I need a bumper sticker with this phrase: “I brake for hibiscus.” I saw a plant last summer with flowers so big they looked like pink dinner plates hanging on a bush. Who could drive by without stopping to look?
If you’ve never seen flowers this big, you might think it’s a tall-tale, but some hibiscus can produce eye-popping flowers 12 inches across. Regardless of their flower size, all hibiscus varieties have beautiful though fleeting flowers that usually last a day. They make up for it with constant blooming that attracts butterflies and hummingbirds.
There are three types of hibiscus you can grow.
The Tropical Form
The tropicals are the flowers you see on Hawaiian shirts, sometimes called “exotic” or “fancy.” They have a long bloom season and shed just a few leaves at a time. In our area they should be grown in pots and brought indoors when temperatures drop below 50. A freeze below 25 degrees will kill them.
The flowers are typically 4-6 inches across in shades of yellow, orange, red, pink, or multicolor, and can be as large as 8-12 inches. Many have an eye of contrasting color and some have ruffled petals. The leaves are a beautiful glossy green.
For the best flowering they prefer about six hours of sun, but will grow in partial shade. Give them lots of water in warm weather, but less when the weather cools.
When you bring them indoors prune them back as much as a third and spray them with an insecticidal soap because they are prone to whiteflies. Place them in a window with as much sun as possible. They will drop leaves, but will develop new growth as they adjust to the move. Take care near the flowers because they have prominent pollen structures that can stain.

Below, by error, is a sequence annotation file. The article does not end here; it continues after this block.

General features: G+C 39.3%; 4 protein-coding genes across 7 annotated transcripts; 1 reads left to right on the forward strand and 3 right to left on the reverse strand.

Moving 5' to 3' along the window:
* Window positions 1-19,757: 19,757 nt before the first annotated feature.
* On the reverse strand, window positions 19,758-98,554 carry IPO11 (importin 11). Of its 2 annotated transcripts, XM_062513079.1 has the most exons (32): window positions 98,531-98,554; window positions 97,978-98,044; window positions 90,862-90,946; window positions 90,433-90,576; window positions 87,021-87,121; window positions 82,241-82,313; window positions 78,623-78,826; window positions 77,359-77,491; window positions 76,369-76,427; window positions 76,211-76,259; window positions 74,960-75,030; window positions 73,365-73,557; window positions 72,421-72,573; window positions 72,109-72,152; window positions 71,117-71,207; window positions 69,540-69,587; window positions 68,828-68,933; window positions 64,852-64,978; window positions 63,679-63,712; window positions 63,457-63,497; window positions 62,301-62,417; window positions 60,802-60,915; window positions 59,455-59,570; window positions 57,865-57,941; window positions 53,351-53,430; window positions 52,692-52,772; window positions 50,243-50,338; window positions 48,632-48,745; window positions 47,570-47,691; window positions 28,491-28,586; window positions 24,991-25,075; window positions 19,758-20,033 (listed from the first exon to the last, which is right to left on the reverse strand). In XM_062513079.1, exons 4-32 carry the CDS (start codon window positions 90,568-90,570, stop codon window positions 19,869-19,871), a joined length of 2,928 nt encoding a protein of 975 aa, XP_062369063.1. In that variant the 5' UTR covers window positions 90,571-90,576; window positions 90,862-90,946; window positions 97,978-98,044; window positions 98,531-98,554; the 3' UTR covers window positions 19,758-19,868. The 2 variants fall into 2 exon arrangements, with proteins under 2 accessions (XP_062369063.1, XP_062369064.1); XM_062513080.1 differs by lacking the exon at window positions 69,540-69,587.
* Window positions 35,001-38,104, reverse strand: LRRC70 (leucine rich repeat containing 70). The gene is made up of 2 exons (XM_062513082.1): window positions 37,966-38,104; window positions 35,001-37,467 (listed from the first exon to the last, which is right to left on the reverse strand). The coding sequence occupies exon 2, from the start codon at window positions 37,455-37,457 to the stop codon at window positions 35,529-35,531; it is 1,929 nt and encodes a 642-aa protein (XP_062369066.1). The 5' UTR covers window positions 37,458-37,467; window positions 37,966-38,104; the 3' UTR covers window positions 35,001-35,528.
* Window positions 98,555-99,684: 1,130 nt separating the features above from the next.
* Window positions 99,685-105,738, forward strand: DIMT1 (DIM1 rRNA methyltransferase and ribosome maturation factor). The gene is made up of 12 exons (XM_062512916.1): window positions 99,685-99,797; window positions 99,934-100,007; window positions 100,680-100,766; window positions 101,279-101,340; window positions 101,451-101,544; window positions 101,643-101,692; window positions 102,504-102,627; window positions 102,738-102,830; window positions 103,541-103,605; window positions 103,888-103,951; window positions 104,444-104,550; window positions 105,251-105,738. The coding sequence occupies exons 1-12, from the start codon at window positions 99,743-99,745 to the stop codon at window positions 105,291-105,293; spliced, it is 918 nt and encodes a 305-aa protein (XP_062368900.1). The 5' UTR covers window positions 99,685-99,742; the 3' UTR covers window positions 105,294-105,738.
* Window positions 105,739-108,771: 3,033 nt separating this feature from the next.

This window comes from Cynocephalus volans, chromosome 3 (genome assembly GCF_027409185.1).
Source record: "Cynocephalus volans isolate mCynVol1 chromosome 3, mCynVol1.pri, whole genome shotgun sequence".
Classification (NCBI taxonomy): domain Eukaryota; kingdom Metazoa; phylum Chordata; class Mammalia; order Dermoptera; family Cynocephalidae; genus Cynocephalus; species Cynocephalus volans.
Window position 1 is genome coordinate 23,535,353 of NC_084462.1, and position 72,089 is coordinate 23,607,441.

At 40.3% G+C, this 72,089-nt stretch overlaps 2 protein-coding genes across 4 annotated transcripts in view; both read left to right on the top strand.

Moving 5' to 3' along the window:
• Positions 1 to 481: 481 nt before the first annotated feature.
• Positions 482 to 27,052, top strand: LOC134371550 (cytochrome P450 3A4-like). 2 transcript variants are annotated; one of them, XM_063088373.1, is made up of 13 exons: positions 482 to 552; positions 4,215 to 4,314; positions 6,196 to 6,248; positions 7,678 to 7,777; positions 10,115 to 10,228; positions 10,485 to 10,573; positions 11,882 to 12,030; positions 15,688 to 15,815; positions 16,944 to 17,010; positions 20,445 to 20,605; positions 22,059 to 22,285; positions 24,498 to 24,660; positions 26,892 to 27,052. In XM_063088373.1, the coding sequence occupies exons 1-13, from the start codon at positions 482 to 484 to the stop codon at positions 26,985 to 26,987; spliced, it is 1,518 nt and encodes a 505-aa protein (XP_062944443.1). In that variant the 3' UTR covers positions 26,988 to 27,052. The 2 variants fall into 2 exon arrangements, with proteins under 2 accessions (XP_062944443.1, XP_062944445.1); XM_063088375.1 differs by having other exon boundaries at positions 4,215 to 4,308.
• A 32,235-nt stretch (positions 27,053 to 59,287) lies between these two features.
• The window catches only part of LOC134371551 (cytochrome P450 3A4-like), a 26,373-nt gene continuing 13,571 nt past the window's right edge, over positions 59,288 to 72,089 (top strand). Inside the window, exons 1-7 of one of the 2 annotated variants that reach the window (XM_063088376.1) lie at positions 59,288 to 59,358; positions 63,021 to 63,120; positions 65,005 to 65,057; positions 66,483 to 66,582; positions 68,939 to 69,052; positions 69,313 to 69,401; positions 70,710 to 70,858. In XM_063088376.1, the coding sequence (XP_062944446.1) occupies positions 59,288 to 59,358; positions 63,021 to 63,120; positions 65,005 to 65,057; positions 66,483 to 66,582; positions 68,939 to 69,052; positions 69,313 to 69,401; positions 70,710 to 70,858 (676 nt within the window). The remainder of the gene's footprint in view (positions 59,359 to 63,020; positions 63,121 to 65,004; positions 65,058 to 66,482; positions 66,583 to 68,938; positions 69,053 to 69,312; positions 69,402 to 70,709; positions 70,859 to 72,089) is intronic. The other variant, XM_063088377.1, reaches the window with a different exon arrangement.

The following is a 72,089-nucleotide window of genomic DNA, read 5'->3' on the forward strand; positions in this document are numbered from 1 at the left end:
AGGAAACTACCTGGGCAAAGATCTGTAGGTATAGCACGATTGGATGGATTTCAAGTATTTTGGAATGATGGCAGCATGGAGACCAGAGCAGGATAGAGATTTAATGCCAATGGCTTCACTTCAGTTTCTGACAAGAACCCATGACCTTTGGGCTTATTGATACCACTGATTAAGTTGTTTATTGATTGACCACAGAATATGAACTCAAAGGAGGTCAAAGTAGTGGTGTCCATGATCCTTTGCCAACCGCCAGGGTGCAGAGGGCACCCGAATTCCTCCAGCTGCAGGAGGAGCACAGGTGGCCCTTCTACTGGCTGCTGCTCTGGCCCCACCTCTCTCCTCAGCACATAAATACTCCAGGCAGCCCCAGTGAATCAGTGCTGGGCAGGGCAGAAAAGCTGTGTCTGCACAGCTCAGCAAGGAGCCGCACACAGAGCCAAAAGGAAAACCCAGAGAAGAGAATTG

The Perennial Form
The perennial hibiscus, known as “Rose Mallow,” has large flowers and leaves. There are two types. The “determinate” varieties grow to full height and then have flowers at the tips of the stems. The “indeterminate” have flowers up and down the stems, producing more flowers for a longer time.
Perennial hibiscus stems die to the ground each year and are one of the last plants to wake up in the spring. Before new growth appears at the base of the plants, prune out the dead woody stems. Mulch them the first winter, but remove the mulch before new growth starts.
These plants like lots of water, full sun and hot, humid weather for the best colors and most flowers. Don’t let them wilt or they might drop their flower buds. Once they start to grow, apply a balanced slow release plant food to the surrounding soil. Then give them water soluble plant food in early summer just as flower buds begin to form.
Once they start growing in the spring, they will gain about an inch a day. Blooming starts in mid-summer. The flowers are white, rose, pink or red, often with a dark center. This plant can reach six feet tall and wide. The dwarf varieties grow three feet tall.
The Shrub Form
The shrub form of hardy hibiscus is called “Rose of Sharon.” They have woody stems. The abundant 3-4 inch flowers can be single or double in shades of pink, purple, or white with contrasting eye. They bloom along the stems from midsummer to fall.
Plant them in average, well-drained soil and in full sun, for best flowering. Most varieties can reach 12 feet and spread 6 to 10 feet. To keep them smaller, prune them in spring. The dwarf series grow 3-4 feet tall. Rose of Sharon typically grows in a multi-stemmed vase shape. They look good as a screen, or as a feature. Keep them well-watered going into winter.
If you do select one of the varieties with flowers the size of a dinner plate, think twice about growing it in your front yard. Its beauty might cause a traffic jam.
Janice M. Weber – University of Illinois Extension, DeKalb County Master Gardener
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